Internal rate of return calculator

Our Internal Rate of Return (IRR) calculator helps you determine the profitability of investments or projects.

Ian Hawkins

Page written by Ian Hawkins. Last reviewed on May 17, 2024. Next review due March 1, 2025.


This calculator is intended for illustration purposes only and exact payment terms should be agreed with a lender before taking out a loan.

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Internal rate of return (IRR)


Return above investment


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What is internal rate of return?

Internal rate of return (IRR) is a financial metric used to evaluate the profitability of an investment. It represents the discount rate at which the net present value (NPV) of all cash flows (both inflows and outflows) from an investment equals zero. In simple terms, IRR is the break-even interest rate for your investment.

IRR is useful when you want to compare different investments or projects. The higher the IRR, the more profitable the investment.

How to calculate internal rate of return?

  • Determine the initial investment (negative cash outflow).
  • Estimate the cash flows generated by the investment over its lifetime.
  • Choose a discount rate (usually the cost of capital or required rate of return).
  • Use trial and error or financial software to find the discount rate that makes the net present value (NPV) of the cash flows equal to zero.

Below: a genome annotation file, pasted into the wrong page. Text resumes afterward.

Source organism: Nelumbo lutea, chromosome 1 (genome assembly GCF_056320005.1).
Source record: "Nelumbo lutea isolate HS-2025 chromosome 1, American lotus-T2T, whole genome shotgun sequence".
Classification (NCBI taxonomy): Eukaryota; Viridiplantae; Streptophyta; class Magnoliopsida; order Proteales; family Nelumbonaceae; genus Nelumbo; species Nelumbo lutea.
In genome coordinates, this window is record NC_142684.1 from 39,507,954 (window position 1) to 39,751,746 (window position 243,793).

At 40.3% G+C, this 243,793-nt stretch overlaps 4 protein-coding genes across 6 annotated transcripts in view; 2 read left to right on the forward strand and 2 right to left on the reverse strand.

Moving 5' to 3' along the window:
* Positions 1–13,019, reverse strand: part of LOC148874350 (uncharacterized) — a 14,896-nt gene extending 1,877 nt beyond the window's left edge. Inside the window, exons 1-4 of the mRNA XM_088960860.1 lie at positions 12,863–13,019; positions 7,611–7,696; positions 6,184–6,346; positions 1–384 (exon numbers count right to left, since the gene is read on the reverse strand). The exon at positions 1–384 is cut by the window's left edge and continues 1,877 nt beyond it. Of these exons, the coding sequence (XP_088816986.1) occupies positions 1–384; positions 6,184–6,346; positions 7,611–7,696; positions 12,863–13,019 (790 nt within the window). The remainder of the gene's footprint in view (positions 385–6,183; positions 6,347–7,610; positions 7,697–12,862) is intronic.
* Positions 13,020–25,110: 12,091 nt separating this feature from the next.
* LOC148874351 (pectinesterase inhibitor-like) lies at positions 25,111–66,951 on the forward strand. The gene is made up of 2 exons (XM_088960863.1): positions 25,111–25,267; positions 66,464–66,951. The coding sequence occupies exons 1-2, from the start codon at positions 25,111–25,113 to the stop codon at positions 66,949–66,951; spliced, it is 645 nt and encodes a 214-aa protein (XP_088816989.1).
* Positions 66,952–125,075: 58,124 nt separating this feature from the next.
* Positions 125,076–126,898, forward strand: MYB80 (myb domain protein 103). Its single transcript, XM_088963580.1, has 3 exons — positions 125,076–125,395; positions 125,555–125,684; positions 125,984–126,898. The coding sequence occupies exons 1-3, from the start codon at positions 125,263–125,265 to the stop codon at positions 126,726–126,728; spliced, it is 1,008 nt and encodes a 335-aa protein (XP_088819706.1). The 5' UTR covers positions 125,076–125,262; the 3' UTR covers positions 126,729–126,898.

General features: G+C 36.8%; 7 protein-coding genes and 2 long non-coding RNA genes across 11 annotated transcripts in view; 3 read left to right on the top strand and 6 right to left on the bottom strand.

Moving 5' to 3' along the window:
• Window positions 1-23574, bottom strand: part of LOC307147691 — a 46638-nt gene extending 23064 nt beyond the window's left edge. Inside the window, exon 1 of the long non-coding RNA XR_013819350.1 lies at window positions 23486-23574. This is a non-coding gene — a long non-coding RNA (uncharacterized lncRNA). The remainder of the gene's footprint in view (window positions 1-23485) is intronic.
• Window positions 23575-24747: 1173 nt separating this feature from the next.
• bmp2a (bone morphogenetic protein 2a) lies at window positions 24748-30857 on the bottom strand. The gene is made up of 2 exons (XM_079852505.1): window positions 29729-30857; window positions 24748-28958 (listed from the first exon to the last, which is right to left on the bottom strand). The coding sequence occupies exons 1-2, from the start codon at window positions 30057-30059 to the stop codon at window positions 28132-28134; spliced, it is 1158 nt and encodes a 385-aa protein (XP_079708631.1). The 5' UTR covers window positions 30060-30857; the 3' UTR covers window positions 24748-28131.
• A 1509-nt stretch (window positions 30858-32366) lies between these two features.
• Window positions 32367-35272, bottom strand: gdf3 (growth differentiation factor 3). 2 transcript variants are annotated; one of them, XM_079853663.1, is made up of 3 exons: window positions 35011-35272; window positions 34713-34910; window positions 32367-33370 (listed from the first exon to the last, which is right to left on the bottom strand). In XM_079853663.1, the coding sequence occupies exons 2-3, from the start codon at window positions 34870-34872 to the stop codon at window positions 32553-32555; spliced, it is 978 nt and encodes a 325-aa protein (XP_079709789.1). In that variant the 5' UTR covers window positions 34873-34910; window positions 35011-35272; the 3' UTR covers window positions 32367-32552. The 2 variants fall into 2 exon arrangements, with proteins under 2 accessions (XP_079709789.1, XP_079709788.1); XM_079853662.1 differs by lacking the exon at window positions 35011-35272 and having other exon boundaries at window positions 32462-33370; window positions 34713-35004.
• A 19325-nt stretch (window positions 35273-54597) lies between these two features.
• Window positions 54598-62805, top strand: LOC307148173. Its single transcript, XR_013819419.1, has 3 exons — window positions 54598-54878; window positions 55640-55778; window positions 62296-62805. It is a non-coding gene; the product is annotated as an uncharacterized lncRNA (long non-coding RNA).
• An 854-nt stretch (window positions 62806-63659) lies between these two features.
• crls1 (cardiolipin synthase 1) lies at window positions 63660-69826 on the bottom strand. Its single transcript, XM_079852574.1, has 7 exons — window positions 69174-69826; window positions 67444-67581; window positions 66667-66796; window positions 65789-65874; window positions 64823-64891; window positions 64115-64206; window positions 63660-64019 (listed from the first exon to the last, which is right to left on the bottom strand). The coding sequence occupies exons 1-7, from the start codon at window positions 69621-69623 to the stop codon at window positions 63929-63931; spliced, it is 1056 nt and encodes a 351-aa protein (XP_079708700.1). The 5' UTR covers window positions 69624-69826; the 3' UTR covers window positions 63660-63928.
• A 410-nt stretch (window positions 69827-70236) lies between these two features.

Using IRR eith WACC

WACC (Weighted average cost of capital) is often used as the discount rate when calculating IRR. It represents the average cost of a company’s various sources of financing, including equity and debt. Using WACC ensures that the IRR calculation takes into account the company’s capital structure and the required returns for all investors.

IRR vs. compound annual growth rate

While IRR and compound annual growth rate (CAGR) both measure investment returns over time, they differ in calculation and interpretation. IRR considers the timing and magnitude of cash flows, whereas CAGR only considers the beginning and ending values. IRR is used to evaluate specific investments, while CAGR is used to measure the overall growth rate of an investment or asset.

Limitations of IRR

  • Multiple IRRs: Projects with unconventional cash flow patterns may result in multiple IRRs, making interpretation challenging.
  • Reinvestment assumption: IRR assumes reinvestment of cash flows at the calculated rate, which may not reflect actual market conditions.
  • Size bias: IRR may favour projects with smaller initial investments and shorter durations.
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